Beautiful piece of writing, from the National Geographic online – and from Barrow in Alaska.
Eugene Brower, an Inupiat Eskimo and president of the Barrow Whaling Captains’ Association, doesn’t need fancy parts-per-million measurements of CO2 concentrations or long-term sea-level gauges to tell him that his world is changing.
“It’s happening as we speak,” the 56-year-old Brower says as we drive around his home in Barrow, Alaska—the United States’ northernmost city—on a late August day. In his fire chief’s truck, Brower takes me to his family’s traditional ice cellars, painstakingly dug into the permafrost, and points out how his stores of muktuk—whale skin and blubber—recently began spoiling in the fall because melting water drips down to his food stores. Our next stop is the old Bureau of Indian Affairs school building. The once impenetrable permafrost that kept the foundation solid has bucked and heaved so much that walking through the school is almost like walking down the halls of an amusement park fun house. We head to the eroding beach and gaze out over open water. “Normally by now the ice would be coming in,” Brower says, scrunching up his eyes and scanning the blue horizon.
We continue our tour. Barrow looks like a coastal community under siege. The ramshackle conglomeration of weather-beaten houses along the seaside gravel road stands protected from fall storm surges by miles-long berms of gravel and mud that block views of migrating gray whales. Yellow bulldozers and graders patrol the coast like sentries.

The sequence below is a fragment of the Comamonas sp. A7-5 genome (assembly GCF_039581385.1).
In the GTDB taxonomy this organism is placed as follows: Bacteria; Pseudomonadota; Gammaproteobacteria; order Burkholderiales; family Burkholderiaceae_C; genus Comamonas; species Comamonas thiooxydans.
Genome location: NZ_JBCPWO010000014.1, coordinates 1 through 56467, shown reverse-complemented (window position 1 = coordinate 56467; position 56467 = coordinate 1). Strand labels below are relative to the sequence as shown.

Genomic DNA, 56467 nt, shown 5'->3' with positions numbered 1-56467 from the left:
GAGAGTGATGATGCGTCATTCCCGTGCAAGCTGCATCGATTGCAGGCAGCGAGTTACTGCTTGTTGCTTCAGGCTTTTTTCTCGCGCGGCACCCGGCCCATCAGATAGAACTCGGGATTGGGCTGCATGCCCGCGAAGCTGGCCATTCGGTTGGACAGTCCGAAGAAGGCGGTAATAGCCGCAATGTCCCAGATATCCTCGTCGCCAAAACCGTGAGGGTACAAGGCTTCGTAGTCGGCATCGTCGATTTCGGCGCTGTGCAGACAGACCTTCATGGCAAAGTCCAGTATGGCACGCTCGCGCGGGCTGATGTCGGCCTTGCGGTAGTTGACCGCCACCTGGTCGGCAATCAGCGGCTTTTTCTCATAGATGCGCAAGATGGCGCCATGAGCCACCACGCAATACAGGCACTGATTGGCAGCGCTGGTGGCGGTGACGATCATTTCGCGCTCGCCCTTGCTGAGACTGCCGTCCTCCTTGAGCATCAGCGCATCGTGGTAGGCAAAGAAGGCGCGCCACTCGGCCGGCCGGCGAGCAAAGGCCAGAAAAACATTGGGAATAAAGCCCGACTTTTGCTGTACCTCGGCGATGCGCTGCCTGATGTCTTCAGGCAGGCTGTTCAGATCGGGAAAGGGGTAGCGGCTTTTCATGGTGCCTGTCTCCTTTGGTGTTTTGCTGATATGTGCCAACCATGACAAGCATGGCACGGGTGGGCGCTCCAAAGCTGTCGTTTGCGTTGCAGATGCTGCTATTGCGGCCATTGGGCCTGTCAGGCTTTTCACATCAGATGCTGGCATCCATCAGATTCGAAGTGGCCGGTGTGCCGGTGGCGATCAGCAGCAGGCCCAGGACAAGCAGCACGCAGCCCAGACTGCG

The Inupiat language has words that describe many kinds of ice. Piqaluyak is salt-free multiyear sea ice. Ivuniq is a pressure ridge. Sarri is the word for pack ice, tuvaqtaq is bottom-fast ice, and shore-fast ice is tuvaq. For Brower, these words are the currency of hunters who must know and follow ice patterns to track bearded seals, walruses, and bowhead whales.
There are no words, though, to describe how much, and how fast, the ice is changing. Researchers long ago predicted that the most visible impacts from a globally warmer world would occur first at high latitudes: rising air and sea temperatures, earlier snowmelt, later ice freeze-up, reductions in sea ice, thawing permafrost, more erosion, increases in storm intensity. Now all those impacts have been documented in Alaska. “The changes observed here provide an early warning system for the rest of the planet,” says Amanda Lynch, an Australian researcher who is the principal investigator on a project that works with Barrow’s residents to help them incorporate scientific data into management decisions for the city’s threatened infrastructure.
Via Desmog blog.